Iterate Over the Results of an Azure SQL Stored Procedure in an Azure Logic App


If you need to quickly create a business workflow or other B2B integration, look no further then Azure Logic Apps. Azure Logic Apps is a cloud based workflow and integration service. With the multitude of built in connectors you can easily automate many common business workflows. The Azure SQL Database connector and execute stored procedure action were of interest to me when I needed to implement an automated email notification. The output of a stored procedure from a source system would provide me a list of users who would receive reminder emails. Azure Logic Apps provides the capability of iterating over results of an action, however iterating over the results of a stored procedure is not as straight forward as some of the other examples. In this post I am going to use the automating email notifications example to illustrate what I needed to do to iterate over the results of a stored procedure.


  • You will need an Azure Subscription. Free Trial
  • Azure SQL DB
  • Stored Procedure with results to iterate over

Azure SQL DB

The first step in completing this workflow is to have an Azure SQL Database with a stored procedure returning data to iterate over. Below I have included a sample stored procedure which returns a list of managers I would like to notify.

CREATE procedure [dbo].[GetManagersToNotify]

 CREATE TABLE #tempManagers(
 ID int,
 Name varchar(20), 
 Email varchar(20))

 insert into #tempManagers
	(1, 'ManagerA', ''),
	(2, 'ManagerB', ''),
	(3, 'ManagerC', ''),
	(4, 'ManagerD', ''),
	(5, 'ManagerE', '')

select *
from #tempManagers

drop table #tempManagers


Azure Logic App

Now to setting up the Logic App in the Azure portal. Selecting New -> Web + Mobile -> Logic App brings up the Create Logic App blade. After filling in the appropriate information we will be taken to the Logic App designer with a myriad of prefab templates. In our case we want to build a blank logic app, by selecting the Blank Logic App tile.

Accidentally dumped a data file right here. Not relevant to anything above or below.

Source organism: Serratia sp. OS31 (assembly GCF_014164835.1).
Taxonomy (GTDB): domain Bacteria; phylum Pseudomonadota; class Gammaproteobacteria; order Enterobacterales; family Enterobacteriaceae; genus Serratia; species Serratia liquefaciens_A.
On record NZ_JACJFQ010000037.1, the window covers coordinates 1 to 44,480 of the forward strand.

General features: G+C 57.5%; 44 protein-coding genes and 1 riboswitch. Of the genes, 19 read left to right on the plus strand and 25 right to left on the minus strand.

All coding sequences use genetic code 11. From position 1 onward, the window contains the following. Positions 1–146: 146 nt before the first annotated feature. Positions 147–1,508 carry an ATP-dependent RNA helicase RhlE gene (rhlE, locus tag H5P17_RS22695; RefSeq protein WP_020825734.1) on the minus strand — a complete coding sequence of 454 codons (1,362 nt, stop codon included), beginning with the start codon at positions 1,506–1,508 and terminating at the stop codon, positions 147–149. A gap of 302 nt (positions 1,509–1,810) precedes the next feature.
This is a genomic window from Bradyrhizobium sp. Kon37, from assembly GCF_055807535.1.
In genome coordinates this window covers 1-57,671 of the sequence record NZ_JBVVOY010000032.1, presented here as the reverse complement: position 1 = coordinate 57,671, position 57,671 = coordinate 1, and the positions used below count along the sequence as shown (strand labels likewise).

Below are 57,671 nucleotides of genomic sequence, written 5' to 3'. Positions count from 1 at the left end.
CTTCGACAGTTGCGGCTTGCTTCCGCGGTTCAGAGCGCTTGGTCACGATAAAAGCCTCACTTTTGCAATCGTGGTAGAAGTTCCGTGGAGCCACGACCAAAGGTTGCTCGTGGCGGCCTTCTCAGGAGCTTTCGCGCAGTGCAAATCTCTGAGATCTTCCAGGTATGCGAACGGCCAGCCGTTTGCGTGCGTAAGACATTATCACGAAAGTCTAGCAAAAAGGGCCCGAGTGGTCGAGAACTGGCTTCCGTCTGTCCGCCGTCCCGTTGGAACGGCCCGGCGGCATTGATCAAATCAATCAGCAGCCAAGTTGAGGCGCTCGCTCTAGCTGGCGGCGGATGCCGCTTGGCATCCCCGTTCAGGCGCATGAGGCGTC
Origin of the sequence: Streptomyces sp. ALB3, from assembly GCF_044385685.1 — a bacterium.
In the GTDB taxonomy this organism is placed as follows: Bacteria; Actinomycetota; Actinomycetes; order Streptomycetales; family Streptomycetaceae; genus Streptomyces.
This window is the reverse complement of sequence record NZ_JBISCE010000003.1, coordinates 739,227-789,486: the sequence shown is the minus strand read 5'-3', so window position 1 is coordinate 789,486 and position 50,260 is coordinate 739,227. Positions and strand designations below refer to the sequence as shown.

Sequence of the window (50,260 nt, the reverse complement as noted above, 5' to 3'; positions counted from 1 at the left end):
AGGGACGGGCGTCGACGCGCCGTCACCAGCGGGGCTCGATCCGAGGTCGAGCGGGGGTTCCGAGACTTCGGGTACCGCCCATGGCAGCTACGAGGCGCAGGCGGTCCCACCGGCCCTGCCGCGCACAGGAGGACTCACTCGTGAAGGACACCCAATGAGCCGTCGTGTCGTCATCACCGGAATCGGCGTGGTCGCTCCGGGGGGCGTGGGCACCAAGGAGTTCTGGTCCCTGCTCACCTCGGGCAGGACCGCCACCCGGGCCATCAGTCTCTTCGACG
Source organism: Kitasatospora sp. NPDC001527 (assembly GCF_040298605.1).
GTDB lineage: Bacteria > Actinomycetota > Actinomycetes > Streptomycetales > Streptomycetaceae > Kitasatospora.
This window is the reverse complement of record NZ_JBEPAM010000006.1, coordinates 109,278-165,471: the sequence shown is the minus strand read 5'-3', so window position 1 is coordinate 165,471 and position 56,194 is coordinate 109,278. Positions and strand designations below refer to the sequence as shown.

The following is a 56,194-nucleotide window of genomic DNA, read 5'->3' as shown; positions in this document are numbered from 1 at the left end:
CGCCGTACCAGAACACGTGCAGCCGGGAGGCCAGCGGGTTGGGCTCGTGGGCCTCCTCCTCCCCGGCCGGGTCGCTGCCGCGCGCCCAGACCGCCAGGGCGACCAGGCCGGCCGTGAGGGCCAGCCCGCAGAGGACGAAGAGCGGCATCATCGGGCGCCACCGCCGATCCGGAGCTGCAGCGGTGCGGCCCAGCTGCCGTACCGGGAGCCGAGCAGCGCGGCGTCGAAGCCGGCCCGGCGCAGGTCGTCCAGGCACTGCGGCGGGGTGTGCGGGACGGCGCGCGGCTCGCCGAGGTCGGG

Every logic app needs to begin with some triggering event. Here we will be choosing the Recurrence. This will allow us to schedule the logic app execution, select the recurrence item and enter your desired execution frequency.


Now that we have defined our triggering event, we need to execute our stored procedure. To do that we select New Step -> Add an action.


This will bring up a similar tile, however it will have a lot more available services to choose from. In the search for more actions box, enter SQL to bring up the available SQL actions to be invoked. We are interested in selecting Execute stored procedure.


If there is a previously created connection to a SQL Database, that connection will be used and we can immediately select the desired stored procedure.


If we need to create a new connection we can click Change Connection which will then list all of the available connections. Then clicking Create New will bring up the new connection form tile.


After we are properly connected to the desired database and the stored procedure is selected, we can add the iteration logic. Just as before to add the next step in the workflow we click New Step. This time however we will click the More option and Add a for each.


This will create a For Each Container Tile, this sets up the scope for the iteration.


The key piece of information here is how to access the results of the stored procedure from the previous step. Enter the following statement in the For Each Container textbox @body(‘Execute_stored_procedure’)[‘ResultSets’][‘Table1’], this sets up the For Each Container to loop over each item returned from the stored procedure. (Take note of how accessing the items is indexed and if you are returning multiple results from the stored procedure how it may change depending on which result set you need to access.)

Once the iteration is defined the next step is to add an action which will be executed for each result item. After clicking Add an Action we will see the similar actions tile come up to search for the action we would like to execute. Here we will search for Office 365 and select Send an email, this will load the office 365 send email template.


Now that we have the send email tile loaded we want to access the discrete columns from the row item we are iterating over. To do that we use the statement in the form @{item()[‘ColumnName’]}. To send the email notification to the manager from the result set I would populate the To field with @{item()[‘Email’]}.


With other connectors the designer provides great intellisense for the results of an action. When using the stored procedure action and expecting a result set, we no longer had access to the intellisense in the designer. We needed to get a little creative to get at the items we wanted, by adding our own workflow definition statements. The entire Logic App JSON definition is viewable by hitting the View Code option in the designer. I would highly recommend looking at the JSON schema to better understand how the Logic App is defined.